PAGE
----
PYEONGCHANG, South Korea — The white interview table is practically shaking under her pounding fist, but Jazmine Fenlator-Victorian barely realizes what she is doing. After all, that same clenched hand had been wiping away tears only minutes earlier, her emotions literally spilling out as she spoke.
Fenlator-Victorian’s subject, the Jamaican national bobsled program, came into these Olympic Games as one of the most anticipated stories, the 30-year anniversary of the nation’s remarkable winter Olympics debut an easy reminder to continue celebrating what was immortalized in the 1993 Disney classic “Cool Runnings.” But if that movie inspired a nation, and indeed the world, with its simple message that anything is possible, Fenlator-Victorian is here with another, more powerful message. The legacy of those Calgary Games continues to resonate, not only in Jamaica but in similar warm-weather, winter-sport deficient nations across the Globe, and not only for men like the would-be movie stars, but for women who have used bobsled as a new path to Olympic glory.
So there she sat, telling her story of how she came to lead the Jamaican women’s program, how she competed for the United States only four years ago in Sochi but in 2015 decided to engage her dual citizenship and become a pilot for Jamaica, how a Jersey girl from the northern New Jersey town of Wayne came to essentially build a women’s Jamaican program and pull it into competitiveness, how she and rookie teammates Carrie Russell and Audra Segree came to South Korea with a medal on their minds, but more importantly, a message in their hearts.
What the men did 30 years ago, the women can do now. Jamaican athletic outlets don’t have to be limited to the track or the field, but can venture into the snow and ice.
It starts with Fenlator-Victorian, whose journey from Sochi to South Korea has brought new focus to her life.
“If you’d asked me a few years ago about the highlight of my athletic career, potentially my entire life besides marrying my husband, it was competing in the Sochi Winter Olympics, walking into Opening Ceremonies, completing the race in general,” Fenlator-Victorian said, recalling her runs with then-partner and fellow track-turned-bobsled star Lolo Jones. “But all of us, we have a lot of struggles, issues in life outside of sports and this is our outlet. Accomplishing something like this puts it on a pedestal. For me, after Sochi something was missing, especially in my heart, and I didn’t really know what it was.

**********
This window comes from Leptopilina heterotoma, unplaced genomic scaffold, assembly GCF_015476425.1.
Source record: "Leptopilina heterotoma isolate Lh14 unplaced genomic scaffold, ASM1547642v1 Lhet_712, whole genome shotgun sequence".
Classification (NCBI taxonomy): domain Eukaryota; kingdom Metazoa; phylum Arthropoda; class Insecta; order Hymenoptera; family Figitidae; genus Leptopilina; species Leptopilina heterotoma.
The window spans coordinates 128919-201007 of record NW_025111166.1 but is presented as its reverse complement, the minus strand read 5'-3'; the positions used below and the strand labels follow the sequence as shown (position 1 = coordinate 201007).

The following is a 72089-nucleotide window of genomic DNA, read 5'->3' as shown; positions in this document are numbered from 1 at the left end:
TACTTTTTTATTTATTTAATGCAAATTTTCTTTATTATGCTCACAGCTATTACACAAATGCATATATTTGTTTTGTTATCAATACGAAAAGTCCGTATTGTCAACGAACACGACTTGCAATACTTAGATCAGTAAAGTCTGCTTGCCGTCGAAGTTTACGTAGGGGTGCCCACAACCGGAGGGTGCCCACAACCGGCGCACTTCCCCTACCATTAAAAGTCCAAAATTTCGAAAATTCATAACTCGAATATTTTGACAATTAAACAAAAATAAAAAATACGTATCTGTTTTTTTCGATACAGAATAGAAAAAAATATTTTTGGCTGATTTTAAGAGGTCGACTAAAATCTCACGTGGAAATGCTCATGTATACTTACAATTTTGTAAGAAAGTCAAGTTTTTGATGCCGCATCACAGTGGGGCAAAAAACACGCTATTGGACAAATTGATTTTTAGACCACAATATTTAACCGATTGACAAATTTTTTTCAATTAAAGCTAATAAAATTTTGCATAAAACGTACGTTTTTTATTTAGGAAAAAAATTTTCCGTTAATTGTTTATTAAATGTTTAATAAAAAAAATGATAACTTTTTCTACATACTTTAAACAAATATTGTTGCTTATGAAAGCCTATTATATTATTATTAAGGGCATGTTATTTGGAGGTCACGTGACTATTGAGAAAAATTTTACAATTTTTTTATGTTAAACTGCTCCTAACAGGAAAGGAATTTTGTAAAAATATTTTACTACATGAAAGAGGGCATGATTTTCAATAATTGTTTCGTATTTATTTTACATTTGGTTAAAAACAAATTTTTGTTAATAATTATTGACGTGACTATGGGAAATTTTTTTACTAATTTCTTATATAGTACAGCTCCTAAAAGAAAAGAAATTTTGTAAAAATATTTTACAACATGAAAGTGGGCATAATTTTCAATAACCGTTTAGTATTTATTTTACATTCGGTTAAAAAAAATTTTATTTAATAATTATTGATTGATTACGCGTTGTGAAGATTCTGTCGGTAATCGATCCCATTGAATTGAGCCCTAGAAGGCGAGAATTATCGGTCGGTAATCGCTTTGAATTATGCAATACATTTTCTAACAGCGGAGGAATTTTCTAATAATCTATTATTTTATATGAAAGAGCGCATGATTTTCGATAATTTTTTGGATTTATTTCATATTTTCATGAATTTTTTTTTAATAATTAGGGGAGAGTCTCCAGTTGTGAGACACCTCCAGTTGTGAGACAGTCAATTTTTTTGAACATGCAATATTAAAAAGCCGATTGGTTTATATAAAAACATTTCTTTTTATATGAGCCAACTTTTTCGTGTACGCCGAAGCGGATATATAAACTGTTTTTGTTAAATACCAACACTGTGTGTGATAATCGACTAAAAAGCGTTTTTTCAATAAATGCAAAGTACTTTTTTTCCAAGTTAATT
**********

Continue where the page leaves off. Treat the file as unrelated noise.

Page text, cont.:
“People don’t really talk about what happens to athletes after the Olympics. It’s not talked about. There’s a huge depression. You’re out there on social media, smiling, but it’s really kind of a façade. Deep down inside, an athlete has trained for that pivotal moment and in two weeks it’s gone. Regardless of whether you medaled or not, it’s over, and there’s a crash. It’s like a sugar high. Something was missing for me, and I took some time to figure it out. I was talking to parents, friends, family, saying, ‘What do I want to do with my life with this sport? OK, I reached the Olympics, now what?”
Her upbringing gave her an answer.
“I grew up in a diverse home,” Fenlator-Victorian continued. “My mom is Polish, Latvian, and German, second generation. My dad is a Jamaican immigrant. Being mixed, you’re always forced to choose. My parents never did that. They told me I will always be Polish, Latvian, and German and I will always be Jamaican. They taught me to embrace that. That’s why I came back home. It’s important to me. That little girls . . . ”
Here, she paused, turning her head and wiping away tears before taking a deep breath. Leo Campbell, Jamaica’s vice president of sport laid a hand of support on her back.
“. . . and little boys see someone that looks like them, talks like them, has the same culture like them, has crazy curly hair and wears it natural, is included in different things in this world. When you grow up and you don’t see that you feel you can’t do it. And that is not right. So coming back home to Jamaica I wanted my Jamaican people to see that they can do it. There’s not just one path to get out of poverty, to make money, to make a name for yourself. If they want to be a winter Olympian, now they see their fellow Olympian in the winter Olympics.”
Both of Fenlator-Victorian’s teammates, as well as their teammate Anthony Watson, who is competing in skeleton, launched their interest in winter sports off the “Cool Runnings” platform, remembering how much the movie impacted their psyches, laughing about how much they looked up to those athletes depicted on film.
Now, they are them.
“I’ve been watching “Cool Runnings” from the age of 6,” Russell said. “I always wanted to meet Sanka [Coffie]. I’m already past that level because I’m here. Within the next 10 years or so people want to meet me, to know the story behind me.
“It’s an honor to represent my country, the first female team for my country, to be part of that movement. To be a female and make that move it’s a powerful thing. To show the power that females have to break that barrier, within the Caribbean itself, it’s a good feeling. We don’t have ice, we are from a tropical island, to do this sport beyond the “Cool Runnings” movement is to take that legacy they left to us beyond where it was.”Tara Sullivan is a Globe columnist. She can be reached at firstname.lastname@example.org. Follow her on Twitter @Globe_Tara.